Background: Limited evidence suggests that intimate partner violence (IPV) may be associated with poorer cancer outcomes. We hypothesized that timing and type of IPV as well as childhood sexual abuse (CSA) may negatively affect depression, perceived stress, and cancer-related well-being. Methods: This was a cross-sectional study of women diagnosed with either breast, cervical, or colorectal cancer in the prior 12 months included in the Kentucky Cancer Registry. Consenting women were interviewed by phone (n=553). Multivariate analysis of covariance (MANCOVA) was used to determine the association between IPV (37% lifetime prevalence) and type, timing, and the range of correlated cancer-related well-being indicators, adjusting for confounding factors. Results: IPV (p=0.002) and CSA (p=0.03) were associated with the six correlated well-being indicators. Specifically, lifetime and current IPV were associated with lower Functional Assessment of Cancer Therapy-Breast Cancer (FACT-B) (p=0.006) and Functional Assessment of Chronic Illness Therapy-Spiritual Well-being Scale (FACIT-SP) (p=0.03) scores, higher perceived stress at diagnosis (p=0.006), and depressive symptom scores at diagnosis (p<0.0001), whereas CSA was associated with lower FACT-B (p=0.02), increased number of comorbid conditions (p=0.03), and higher current stress levels (p=0.04). Current and past IPV, as well as psychologic abuse, were associated with poorer well-being among women with a recent cancer diagnosis. Conclusions: Our results provide evidence that both IPV and CSA negatively influence cancer-related well-being indicators. These data suggest that identification of lifetime IPV and other stressors may provide information that healthcare providers can use to best support and potentially improve the well-being of female cancer patients.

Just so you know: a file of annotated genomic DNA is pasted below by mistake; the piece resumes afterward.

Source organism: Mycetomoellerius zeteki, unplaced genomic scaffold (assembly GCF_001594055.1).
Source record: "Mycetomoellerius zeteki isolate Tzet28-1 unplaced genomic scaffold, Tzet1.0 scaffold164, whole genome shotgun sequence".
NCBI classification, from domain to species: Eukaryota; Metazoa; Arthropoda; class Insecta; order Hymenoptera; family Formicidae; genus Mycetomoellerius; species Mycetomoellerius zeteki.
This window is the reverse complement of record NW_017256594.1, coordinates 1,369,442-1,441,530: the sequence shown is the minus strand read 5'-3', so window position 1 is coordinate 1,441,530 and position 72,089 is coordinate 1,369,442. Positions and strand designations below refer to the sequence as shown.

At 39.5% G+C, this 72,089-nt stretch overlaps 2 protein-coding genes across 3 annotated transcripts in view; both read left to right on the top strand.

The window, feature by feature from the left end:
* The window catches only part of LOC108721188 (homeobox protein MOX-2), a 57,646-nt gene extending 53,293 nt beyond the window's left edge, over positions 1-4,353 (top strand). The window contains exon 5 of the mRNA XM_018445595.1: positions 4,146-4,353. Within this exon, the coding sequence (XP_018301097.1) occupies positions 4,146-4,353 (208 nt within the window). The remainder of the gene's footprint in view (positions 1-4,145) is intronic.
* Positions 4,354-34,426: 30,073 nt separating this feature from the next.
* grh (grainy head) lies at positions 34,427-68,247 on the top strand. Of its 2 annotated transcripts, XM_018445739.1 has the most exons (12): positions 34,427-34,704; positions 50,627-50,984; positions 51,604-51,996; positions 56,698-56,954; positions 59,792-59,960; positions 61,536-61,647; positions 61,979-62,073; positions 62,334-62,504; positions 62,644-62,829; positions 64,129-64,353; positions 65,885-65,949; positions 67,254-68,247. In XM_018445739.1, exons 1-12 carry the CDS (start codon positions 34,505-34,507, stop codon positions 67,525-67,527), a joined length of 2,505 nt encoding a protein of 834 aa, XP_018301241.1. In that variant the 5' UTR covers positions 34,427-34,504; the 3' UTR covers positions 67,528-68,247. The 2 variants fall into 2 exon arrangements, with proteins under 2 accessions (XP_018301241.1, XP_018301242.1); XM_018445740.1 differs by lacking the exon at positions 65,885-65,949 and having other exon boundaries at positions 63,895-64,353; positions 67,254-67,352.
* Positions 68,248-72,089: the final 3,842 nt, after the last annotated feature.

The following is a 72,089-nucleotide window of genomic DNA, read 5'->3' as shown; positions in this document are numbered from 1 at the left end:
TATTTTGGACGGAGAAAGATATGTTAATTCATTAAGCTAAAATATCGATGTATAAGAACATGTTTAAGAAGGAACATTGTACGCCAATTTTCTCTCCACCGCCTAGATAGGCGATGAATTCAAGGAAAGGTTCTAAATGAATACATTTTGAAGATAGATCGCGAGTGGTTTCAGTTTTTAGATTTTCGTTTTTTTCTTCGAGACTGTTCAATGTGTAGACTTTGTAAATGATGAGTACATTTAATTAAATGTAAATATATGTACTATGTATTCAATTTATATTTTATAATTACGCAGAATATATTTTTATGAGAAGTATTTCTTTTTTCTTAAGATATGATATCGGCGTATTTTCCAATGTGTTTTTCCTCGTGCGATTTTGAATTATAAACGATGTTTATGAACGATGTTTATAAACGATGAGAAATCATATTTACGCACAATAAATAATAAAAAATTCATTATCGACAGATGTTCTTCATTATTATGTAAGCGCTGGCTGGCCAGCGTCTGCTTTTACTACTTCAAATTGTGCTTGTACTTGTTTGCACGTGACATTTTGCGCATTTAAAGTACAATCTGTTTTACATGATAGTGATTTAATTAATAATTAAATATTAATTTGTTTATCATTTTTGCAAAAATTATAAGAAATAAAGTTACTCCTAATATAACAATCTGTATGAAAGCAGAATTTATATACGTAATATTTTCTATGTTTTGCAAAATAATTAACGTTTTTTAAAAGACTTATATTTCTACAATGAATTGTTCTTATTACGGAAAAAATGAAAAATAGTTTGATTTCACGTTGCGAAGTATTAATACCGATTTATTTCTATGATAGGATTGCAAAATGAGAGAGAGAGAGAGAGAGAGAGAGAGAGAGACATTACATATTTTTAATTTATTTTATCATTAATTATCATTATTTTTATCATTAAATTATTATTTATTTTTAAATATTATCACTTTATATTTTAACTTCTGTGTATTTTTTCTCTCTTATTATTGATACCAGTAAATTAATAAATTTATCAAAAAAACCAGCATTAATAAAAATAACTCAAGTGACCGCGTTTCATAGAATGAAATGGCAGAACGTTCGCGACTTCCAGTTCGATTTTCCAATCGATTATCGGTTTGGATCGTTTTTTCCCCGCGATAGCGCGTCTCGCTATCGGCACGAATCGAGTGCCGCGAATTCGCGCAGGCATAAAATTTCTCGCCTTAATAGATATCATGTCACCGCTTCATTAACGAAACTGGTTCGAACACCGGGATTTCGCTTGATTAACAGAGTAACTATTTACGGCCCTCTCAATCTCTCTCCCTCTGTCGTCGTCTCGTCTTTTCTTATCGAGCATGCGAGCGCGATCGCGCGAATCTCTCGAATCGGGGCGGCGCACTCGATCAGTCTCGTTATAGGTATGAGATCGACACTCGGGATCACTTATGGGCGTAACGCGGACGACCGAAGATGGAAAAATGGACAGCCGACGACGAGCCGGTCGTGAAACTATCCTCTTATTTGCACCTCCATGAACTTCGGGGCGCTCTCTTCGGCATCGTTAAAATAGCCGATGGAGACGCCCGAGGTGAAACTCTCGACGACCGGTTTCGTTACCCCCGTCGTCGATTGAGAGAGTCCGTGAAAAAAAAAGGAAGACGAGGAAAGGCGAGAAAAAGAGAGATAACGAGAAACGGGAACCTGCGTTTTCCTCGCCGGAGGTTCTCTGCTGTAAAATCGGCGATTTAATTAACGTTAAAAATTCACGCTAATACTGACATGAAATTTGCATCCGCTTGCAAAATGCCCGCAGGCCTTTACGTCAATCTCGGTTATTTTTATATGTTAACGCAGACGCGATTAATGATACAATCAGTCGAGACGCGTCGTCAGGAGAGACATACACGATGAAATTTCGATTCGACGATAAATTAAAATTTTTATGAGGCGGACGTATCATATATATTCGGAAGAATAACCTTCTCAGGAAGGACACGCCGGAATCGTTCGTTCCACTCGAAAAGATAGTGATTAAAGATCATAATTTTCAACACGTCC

Original languageEnglish
Pages (from-to)1180-1188
Number of pages9
JournalJournal of Women's Health
Issue number11
StatePublished - Nov 1 2012

ASJC Scopus subject areas

  • General Medicine


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